Close Mic’ed (Large Diaphragm Condenser):
For my second recording of this session, I again opted to use a close mic’ed microphone position, but decided to record using a large diaphragm condenser microphone as oppose to a small diaphragm one. The microphone i used was an AKG C214.
The setup I used to capture this recording is shown below.
See “Vocals – Close Mic – Large Diaphragm Condenser.Mp3” to hear the recording I obtained using this technique.
I found that this microphone captured a very bright recording, brighter and warmer than the recording captured with the small diaphragm condenser microphone. However, similarly to the small diaphragm condenser microphone, the recording had a strong signal and was clear and articulate, capturing the nuances in the vocalist’s performance.
Out of the three different microphones I experimented with, I found this one to be the most favourable as, in my opinion, captured the best sounding recording due to its brightness and warmth alongside its clarity and articulation.
Close Mic’ed (Dynamic):
The third close mic’ed technique i recorded made use of a dynamic microphone as oppose to the two previously used condenser microphones. The positioning remained the same except I used a Shure SM58 instead of the AKG C214 or RODE NT3.
The picture below shows the set up I used to capture the recording.
See “Vocals – Close Mic – Dynamic.Mp3” to hear the recording I obtained using this technique.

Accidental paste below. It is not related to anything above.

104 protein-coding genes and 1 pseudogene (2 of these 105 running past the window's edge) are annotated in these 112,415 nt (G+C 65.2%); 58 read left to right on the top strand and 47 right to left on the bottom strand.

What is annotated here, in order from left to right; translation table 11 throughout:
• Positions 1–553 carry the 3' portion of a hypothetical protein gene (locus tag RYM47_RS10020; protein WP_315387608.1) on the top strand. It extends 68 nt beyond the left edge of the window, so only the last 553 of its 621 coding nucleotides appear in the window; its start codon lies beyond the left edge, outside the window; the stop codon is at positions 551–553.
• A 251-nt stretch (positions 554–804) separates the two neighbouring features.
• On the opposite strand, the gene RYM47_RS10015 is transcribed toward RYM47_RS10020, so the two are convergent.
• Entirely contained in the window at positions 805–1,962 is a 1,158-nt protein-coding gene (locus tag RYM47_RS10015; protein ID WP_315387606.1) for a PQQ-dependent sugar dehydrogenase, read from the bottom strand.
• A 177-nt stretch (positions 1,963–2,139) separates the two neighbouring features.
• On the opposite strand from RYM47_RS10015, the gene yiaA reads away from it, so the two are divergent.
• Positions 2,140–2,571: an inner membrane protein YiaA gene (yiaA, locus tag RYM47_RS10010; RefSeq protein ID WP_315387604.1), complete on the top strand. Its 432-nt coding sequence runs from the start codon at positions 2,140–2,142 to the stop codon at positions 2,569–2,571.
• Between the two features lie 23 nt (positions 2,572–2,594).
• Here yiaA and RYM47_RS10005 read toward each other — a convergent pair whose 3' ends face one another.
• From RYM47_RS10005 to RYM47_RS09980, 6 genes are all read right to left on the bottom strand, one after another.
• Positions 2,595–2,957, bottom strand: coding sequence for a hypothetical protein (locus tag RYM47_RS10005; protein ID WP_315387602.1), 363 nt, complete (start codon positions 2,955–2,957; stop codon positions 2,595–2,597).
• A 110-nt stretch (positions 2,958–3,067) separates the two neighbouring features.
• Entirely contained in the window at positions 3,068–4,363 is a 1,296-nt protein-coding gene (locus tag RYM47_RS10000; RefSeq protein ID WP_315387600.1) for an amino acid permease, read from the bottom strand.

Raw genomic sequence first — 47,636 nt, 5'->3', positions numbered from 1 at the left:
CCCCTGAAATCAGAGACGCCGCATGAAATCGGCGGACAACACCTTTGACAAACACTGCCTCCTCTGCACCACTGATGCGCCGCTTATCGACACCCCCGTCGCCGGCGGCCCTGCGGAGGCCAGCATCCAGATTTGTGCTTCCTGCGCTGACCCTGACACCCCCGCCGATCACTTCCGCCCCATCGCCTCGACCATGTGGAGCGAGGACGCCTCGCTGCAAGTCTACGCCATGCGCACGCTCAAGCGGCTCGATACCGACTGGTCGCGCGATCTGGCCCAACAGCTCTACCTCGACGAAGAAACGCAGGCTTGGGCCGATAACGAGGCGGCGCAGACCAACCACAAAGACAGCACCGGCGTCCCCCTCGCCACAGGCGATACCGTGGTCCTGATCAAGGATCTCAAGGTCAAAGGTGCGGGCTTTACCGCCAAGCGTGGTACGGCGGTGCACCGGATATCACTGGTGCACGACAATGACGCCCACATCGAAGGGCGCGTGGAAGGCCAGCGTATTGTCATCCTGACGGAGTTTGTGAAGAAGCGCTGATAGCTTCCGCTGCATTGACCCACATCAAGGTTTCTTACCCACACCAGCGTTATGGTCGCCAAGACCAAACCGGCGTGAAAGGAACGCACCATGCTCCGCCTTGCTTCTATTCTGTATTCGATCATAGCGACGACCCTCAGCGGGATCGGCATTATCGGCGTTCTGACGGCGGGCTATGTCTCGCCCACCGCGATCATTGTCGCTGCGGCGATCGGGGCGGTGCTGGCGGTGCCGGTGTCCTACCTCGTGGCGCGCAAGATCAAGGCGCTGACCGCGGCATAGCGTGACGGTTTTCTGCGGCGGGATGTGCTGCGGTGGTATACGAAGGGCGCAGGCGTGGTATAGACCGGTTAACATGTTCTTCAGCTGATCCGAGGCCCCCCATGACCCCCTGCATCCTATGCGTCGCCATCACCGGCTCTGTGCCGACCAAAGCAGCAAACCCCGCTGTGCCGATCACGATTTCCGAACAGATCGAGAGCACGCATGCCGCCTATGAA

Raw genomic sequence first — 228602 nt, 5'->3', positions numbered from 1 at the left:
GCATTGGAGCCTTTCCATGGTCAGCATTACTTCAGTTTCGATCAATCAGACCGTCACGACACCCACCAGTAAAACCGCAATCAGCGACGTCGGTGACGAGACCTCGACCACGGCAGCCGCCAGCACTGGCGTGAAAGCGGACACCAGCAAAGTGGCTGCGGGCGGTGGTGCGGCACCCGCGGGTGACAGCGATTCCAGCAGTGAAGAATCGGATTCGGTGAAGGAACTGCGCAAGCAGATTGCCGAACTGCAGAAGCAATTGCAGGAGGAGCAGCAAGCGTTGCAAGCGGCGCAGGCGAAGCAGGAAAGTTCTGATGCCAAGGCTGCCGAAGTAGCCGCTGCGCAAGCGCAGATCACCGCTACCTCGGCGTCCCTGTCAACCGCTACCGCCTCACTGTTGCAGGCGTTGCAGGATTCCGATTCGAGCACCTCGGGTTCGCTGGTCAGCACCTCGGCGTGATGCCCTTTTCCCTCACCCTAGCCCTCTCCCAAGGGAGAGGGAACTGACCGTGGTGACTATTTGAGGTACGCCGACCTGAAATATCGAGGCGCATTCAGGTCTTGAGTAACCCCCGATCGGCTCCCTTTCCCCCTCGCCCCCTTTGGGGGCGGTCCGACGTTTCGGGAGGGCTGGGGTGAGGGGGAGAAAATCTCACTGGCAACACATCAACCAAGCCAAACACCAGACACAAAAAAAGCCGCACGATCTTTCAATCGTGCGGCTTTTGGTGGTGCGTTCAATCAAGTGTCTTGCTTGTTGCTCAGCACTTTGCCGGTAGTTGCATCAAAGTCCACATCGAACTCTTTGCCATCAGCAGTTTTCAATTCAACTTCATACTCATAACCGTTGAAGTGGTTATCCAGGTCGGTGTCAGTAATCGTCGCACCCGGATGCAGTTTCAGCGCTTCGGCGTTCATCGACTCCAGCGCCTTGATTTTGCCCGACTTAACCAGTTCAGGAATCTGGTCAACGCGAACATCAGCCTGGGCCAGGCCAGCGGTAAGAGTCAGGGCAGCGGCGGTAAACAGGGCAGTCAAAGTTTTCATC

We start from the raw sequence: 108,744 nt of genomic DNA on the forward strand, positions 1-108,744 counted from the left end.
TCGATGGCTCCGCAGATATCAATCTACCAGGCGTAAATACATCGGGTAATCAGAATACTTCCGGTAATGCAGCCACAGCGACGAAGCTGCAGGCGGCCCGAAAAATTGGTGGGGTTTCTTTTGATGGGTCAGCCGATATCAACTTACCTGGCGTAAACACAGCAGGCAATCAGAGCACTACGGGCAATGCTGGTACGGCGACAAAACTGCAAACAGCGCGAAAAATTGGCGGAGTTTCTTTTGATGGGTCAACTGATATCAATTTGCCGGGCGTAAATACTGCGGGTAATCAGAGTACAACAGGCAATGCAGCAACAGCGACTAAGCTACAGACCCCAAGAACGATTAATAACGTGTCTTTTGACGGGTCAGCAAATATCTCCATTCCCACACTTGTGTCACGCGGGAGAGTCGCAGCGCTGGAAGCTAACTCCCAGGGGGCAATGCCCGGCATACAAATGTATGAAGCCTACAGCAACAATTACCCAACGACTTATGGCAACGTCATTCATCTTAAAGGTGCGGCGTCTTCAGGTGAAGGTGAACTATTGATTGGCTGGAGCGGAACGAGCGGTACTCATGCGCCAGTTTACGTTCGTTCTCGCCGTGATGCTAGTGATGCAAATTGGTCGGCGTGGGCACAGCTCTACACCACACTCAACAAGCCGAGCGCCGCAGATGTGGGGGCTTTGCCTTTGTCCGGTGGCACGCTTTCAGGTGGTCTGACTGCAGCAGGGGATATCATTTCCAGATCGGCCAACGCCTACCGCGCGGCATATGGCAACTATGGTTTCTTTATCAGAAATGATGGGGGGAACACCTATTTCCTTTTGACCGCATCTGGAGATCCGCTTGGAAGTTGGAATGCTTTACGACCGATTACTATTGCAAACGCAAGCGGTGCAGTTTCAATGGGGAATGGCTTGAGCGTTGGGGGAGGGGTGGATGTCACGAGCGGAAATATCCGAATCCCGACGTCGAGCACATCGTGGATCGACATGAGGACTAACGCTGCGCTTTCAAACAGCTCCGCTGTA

Unlike the recordings captured with the condenser microphones, I found that the recording made with the dynamic microphone was more dull and sounded restricted, thin and nasally. However, the recording was still clear and had a strong signal.
For the fourth recording I made in this session, I decided to experiment with the effects of a pop shield on the recordings. A pop shield is designed to remove the pop caused by the person being recorded producing plosive sounds, which are a rush of air from the mouth when saying things like ‘P’ or ‘B’ sounds. To carry out this test, I recorded the vocalist from a close mic’ed position using an AKG C214 both with and without a pop shield.
The setup for each recording is shown below.
See “Vocals – Pop Shield Test – Without Pop Shield.Mp3” to hear an excerpt of the recording I obtained using this technique without a pop shield in which the plosive sounds are present.